Most of us want more customers. We want to increase sales and, of course, profits. But, mainly we want to do more of what we do. That’s why we’re in business in the first place.
A good friend of mine likes to say there are three kinds of people in this world:
1. People who currently do business with you. (Current Customers)
2. People who formerly did business with you but they don’t anymore. (Former Customers)
3. People who have never done business with you. (Potential Customers)
So, as you think about increasing your revenue this year, look at it like my friend does. Understand your additional sales will come from any or all of these types of people.
My advice is to focus on just ONE of these groups, at first.
I’m not saying you shouldn’t (or wouldn’t) focus on the other groups too. You can and should. But, wait until your efforts are paying off for the first group you pick. Then start working on a second. It’s all about focus.
Tiger Woods is famous for his ability to focus on his game. Each shot he takes is based on a laser-sharp focus on what he’s doing and where he wants the ball to go.
Too often our efforts fail because we try to do too much. We spread our focus out so it has much else impact on everything. Often we get better results is we point our energies all at one target. This brings more resources to bear on our goal making it much more likely we’ll accomplish what we want.
So, your first job is to decide which group you want to get more sales from. Here’s some help deciding.
Group one: Current Customers
These folks are often the low-hanging fruit. They know you. They trust you. They like you. They have reasons for doing business with you. With them you’ve already cleared the first, and most difficult, hurdles: awareness, credibility and trust.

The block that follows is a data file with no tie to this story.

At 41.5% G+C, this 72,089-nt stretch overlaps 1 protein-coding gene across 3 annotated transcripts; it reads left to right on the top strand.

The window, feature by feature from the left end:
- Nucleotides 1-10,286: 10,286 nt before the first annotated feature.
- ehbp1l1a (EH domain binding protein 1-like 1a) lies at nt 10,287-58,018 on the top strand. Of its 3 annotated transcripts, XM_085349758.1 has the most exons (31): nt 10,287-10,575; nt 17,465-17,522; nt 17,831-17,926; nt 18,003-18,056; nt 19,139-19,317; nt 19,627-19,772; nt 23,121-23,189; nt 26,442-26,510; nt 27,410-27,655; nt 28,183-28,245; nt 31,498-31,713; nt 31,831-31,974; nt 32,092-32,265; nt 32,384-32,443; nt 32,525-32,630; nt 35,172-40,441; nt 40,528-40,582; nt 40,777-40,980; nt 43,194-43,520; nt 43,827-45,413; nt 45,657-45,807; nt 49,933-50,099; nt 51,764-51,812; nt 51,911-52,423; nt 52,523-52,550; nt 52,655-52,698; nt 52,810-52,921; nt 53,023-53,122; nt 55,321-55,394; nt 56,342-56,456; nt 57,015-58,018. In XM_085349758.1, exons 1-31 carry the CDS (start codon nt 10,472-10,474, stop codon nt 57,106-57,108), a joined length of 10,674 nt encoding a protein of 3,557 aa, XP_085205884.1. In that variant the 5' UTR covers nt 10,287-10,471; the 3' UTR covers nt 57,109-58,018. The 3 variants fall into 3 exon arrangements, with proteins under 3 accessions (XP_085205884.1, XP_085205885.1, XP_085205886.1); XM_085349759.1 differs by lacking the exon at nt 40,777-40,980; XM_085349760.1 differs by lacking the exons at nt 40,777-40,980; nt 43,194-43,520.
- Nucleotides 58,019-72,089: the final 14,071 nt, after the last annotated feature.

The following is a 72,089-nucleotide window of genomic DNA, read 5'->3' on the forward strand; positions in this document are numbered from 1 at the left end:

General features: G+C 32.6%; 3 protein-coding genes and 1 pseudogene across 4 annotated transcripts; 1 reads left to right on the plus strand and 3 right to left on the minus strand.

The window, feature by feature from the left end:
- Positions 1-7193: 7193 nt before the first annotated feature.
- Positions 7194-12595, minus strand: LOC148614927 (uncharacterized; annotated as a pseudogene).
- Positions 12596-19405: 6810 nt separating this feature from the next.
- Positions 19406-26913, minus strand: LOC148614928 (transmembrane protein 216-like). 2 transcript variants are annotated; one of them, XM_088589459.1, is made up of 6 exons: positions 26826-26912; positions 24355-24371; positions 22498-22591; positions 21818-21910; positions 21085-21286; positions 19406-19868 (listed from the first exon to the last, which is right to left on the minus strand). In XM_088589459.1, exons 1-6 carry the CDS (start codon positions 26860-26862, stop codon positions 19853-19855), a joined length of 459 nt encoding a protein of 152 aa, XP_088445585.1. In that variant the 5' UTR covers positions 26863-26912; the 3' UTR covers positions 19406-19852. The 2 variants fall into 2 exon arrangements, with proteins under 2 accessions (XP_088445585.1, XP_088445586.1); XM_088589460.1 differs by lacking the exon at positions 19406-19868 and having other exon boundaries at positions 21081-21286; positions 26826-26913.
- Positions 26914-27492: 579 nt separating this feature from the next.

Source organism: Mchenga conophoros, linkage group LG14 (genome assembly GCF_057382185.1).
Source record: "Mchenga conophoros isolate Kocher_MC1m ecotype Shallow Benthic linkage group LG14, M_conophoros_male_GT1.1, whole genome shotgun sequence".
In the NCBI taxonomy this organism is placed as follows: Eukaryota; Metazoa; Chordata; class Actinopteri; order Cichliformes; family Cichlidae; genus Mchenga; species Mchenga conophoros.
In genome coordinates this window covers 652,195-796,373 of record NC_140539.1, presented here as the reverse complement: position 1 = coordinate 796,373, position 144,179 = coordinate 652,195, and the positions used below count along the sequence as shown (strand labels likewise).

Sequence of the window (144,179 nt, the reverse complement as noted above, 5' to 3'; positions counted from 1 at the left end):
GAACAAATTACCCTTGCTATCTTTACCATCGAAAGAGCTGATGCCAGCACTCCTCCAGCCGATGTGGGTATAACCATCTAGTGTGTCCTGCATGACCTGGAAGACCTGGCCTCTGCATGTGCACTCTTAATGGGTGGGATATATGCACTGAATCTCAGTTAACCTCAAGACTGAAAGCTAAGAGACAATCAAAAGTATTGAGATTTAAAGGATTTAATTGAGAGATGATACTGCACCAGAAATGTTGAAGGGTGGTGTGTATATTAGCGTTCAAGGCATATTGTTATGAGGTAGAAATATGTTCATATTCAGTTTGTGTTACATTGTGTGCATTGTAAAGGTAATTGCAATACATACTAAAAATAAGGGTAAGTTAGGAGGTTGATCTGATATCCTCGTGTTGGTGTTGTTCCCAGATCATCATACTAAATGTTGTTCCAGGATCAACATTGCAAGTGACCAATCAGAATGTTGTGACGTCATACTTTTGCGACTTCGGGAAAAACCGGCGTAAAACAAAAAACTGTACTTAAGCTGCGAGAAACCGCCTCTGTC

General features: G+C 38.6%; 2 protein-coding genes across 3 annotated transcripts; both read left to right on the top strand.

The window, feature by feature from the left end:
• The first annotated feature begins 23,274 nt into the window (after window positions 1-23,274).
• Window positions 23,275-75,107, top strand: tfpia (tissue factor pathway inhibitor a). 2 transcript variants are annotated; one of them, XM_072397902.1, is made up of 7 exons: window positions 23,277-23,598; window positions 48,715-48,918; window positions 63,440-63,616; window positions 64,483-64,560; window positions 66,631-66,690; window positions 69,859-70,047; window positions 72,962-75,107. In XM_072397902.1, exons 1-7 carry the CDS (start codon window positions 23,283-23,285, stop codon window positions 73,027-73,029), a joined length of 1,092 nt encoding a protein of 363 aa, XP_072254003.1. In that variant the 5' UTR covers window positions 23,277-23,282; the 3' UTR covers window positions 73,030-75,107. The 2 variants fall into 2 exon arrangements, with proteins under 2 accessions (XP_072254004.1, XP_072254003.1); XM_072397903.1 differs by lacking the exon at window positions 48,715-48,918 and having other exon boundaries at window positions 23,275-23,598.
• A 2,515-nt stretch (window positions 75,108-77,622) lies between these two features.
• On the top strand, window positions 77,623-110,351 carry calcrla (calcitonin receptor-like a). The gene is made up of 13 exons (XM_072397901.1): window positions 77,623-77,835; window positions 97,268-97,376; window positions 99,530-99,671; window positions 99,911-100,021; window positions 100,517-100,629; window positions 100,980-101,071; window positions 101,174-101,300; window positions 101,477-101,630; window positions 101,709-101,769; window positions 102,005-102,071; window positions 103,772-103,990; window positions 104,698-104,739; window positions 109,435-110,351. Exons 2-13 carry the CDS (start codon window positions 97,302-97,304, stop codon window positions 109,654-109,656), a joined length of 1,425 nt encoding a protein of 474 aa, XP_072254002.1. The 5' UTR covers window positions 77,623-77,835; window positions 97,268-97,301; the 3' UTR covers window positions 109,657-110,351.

If you have services or products your current customers might want (but are not purchasing) then focus on this group first. You’ll get much better results.
Job one with this group is to communicate better with them. Find ways to get to know them better. You need to have conversations with them so you learn more about them and they learn more about you.
Your goal is to learn if there are other ways you can be of service to them.
Group two: Former Customers
These people are probably your second best prospects. They also know about you. So you have cleared the Awareness hurdle.
But, since they no longer do business with you, there must be a reason. Either they had a bad experience or they no longer want what you offer or they feel your business is not a good fit for them anymore.
For most of these people, you don’t know why they stopped doing business with you. If you do know and it’s a reason that has not likely changes, then take them off your list. But, for everyone else you need to do two things:
1. Find out WHY they stopped being your customer.
2. Find out if they have a reason to become your customer again.
Your goal here is similar to that of Group One except you need to first discover if they still will consider doing business with you.
Group Three: Potential Customers
This is the largest and hardest group to convert to customers. You have many obstacles:
1. Awareness – Many of these people don’t know anything about you or your business.
2. Credibility – If they know you they don’t necessarily believe you can help them.
3. Trust – Even if they think you can help them they might not trust you enough to let you.
4. Fit – Even if they know you, like you and trust you, there still is the question of fit. Are they a good fit for your business? Are you a good fit for them?
Plus — there are most likely a LOT more potential customers than current or former customers. So, it takes more money and time to reach them.
We’ll be talking about this more in the future. But, hopefully, this is enough to get you started as you think about your first step in getting more customers.
Before you leave though, tell me what your focus is. Of the three groups we talked about, which one would be best for you to focus on first?